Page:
Foster’s groundbreaking contribution was to use metabolism as a means of putting work – the work of humans and the work of nature – at the center of the question of nature, and therefore the history of capitalism. His formulation of the rift marked a kind of halfway house: between Cartesian and post-Cartesian social science. Within the context of American sociology, Foster consciously aimed at transcending the limits of human exemptionalism and establishing a research program grounded in classical social theory, Marxism above all (1999). The conjuncture was fruitful. The rise of environmental sociology in the 1970s had not changed the discipline. Marxism, too, had yet to find its groove around ecological questions. By the late 1990s, however, the conditions had ripened for the rise of metabolism as a “conceptual star” (Fischer-Kowalksi 1997). A vigorous research program was established.

This conceptual star shaped a significant current within the “environmental humanities” at the dawn of the 21st century. In distinct registers, metabolism strongly influenced both Fischer-Kowalski’s neo-Malthusian “socio-metabolic” school and Marxisante approaches to global environmental change (Fischer-Kowalski and Haberl 1998; Foster 1999). Metabolism appeared to offer the possibility of fording the “Great Divide” of Nature and Society (Goldman and Schurman 2000).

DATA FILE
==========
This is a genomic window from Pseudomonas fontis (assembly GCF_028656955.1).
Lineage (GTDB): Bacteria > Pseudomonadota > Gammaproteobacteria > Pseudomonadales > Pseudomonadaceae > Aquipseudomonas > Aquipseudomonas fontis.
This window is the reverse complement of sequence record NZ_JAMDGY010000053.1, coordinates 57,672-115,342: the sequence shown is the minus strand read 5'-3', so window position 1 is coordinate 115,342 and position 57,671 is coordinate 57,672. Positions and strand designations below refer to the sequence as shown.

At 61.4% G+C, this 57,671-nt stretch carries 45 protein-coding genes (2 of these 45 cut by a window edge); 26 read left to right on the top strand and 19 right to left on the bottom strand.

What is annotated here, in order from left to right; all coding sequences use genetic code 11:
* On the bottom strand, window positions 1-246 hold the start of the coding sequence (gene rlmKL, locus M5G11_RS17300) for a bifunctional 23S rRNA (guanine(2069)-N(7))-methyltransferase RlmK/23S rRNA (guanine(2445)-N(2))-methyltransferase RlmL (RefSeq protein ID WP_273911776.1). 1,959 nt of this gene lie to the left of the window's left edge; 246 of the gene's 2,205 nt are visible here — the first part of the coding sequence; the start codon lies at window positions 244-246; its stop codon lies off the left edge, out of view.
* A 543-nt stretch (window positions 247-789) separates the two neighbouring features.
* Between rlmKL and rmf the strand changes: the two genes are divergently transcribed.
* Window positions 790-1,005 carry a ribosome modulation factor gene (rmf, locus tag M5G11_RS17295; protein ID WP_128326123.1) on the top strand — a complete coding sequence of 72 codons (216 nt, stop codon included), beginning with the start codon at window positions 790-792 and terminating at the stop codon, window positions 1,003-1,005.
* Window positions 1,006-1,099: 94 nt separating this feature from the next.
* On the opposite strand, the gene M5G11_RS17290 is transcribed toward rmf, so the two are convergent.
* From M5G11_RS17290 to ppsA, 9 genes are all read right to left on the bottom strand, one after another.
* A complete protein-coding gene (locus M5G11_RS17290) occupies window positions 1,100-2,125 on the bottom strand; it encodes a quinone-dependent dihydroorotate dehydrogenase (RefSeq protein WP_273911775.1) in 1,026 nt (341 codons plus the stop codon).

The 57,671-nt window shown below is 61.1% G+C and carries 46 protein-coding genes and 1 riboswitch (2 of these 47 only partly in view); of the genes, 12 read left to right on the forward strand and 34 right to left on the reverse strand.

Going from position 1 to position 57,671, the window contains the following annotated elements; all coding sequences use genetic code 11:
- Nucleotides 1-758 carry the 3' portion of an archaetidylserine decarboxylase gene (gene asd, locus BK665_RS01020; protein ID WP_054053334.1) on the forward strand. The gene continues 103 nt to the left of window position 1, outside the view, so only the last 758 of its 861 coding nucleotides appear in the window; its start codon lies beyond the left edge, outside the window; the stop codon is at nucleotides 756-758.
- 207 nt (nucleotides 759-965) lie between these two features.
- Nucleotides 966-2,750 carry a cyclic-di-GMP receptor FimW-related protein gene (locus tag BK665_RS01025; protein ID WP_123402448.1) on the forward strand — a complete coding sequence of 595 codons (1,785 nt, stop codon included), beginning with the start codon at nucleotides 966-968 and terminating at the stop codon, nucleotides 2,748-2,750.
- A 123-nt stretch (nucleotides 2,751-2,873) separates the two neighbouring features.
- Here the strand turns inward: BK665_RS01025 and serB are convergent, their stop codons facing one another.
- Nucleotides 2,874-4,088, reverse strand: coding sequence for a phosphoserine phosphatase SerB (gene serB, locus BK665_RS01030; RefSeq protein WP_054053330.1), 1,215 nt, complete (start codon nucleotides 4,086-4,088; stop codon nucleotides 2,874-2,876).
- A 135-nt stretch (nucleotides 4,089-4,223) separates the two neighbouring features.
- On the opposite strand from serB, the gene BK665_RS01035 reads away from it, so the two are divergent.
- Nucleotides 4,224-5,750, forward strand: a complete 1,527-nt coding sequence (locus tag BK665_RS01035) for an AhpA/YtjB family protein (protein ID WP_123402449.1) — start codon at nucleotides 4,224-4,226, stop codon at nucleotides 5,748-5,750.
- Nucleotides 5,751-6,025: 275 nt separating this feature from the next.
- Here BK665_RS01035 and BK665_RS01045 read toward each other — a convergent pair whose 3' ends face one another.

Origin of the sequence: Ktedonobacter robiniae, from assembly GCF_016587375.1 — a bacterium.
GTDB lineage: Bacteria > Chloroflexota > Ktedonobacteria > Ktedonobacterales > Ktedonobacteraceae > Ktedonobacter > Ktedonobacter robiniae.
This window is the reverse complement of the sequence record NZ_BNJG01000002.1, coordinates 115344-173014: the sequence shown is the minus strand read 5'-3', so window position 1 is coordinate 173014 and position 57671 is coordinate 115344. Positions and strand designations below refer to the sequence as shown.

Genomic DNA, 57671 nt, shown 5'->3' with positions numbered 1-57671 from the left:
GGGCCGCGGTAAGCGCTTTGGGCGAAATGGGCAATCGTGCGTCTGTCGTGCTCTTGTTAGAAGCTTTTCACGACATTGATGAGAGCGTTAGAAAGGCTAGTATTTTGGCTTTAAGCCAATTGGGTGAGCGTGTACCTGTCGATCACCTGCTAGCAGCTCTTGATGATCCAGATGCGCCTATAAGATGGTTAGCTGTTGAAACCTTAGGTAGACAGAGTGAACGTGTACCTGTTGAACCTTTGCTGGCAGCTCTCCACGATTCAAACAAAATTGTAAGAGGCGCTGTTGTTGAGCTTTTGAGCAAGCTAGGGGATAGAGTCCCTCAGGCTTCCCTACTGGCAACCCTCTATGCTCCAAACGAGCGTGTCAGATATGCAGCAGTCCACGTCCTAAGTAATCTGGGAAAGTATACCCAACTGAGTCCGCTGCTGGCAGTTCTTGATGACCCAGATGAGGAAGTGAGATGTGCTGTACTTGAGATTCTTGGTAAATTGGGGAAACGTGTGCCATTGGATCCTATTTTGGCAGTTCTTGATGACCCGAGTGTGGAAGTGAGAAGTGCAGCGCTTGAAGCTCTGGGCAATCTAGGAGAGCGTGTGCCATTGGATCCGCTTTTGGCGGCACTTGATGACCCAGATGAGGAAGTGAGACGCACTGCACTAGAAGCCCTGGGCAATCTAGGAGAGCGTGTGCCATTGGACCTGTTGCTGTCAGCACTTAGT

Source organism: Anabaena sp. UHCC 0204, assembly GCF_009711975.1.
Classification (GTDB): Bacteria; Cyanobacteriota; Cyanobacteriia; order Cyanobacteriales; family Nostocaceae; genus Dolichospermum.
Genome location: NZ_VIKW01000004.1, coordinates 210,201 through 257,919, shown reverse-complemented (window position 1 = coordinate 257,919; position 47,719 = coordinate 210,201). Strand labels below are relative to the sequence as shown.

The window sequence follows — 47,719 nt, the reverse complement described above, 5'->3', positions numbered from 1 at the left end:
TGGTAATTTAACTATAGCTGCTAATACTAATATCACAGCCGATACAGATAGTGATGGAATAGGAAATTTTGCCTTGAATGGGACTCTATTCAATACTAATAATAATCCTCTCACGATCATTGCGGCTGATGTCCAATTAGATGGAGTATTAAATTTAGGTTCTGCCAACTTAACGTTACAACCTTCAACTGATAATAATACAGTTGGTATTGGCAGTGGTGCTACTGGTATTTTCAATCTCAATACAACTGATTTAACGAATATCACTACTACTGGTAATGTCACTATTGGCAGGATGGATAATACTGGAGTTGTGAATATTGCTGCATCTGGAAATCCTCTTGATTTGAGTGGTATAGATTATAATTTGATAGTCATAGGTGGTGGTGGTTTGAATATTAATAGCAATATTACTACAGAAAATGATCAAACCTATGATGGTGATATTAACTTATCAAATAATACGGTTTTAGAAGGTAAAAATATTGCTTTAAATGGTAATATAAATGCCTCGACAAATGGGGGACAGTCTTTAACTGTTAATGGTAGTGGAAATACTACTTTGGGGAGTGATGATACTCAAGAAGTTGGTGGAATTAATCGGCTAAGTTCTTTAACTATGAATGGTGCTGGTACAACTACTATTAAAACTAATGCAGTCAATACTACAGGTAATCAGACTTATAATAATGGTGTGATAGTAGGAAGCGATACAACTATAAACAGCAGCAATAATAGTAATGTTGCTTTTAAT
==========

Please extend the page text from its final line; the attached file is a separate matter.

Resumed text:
Foster’s early formulation of metabolism suggested how we might realize that possibility (1999, 2000). In emphasizing work, nature, and capital, Foster appeared to propose a new method of bounding human and extra-human natures. Human-initiated processes and relations could be situated within their internalization of particular extra-human natures, and within nature as a whole. At the same time, the biosphere could be understood as internalizing elements of human-initiated process – obviously an asymmetrical relation. Such a method would take seriously a messy process of co-production, one that could move beyond re-branding Society as “human nature” and Nature as “extra-human nature.”  In such a reckoning, the perils of environmental determinism and social reductionism would be transcended. Human “society” could be understood as simultaneously a producer and product of the web of life, unevenly co-produced and symbolically enabled. In so doing, the specific forms of human sociality could be distinguished and analyzed in much more complex and nuanced ways relative to those blunt instruments, Nature/Society. Metabolism, in this potential synthesis, would bridge the Great Divide.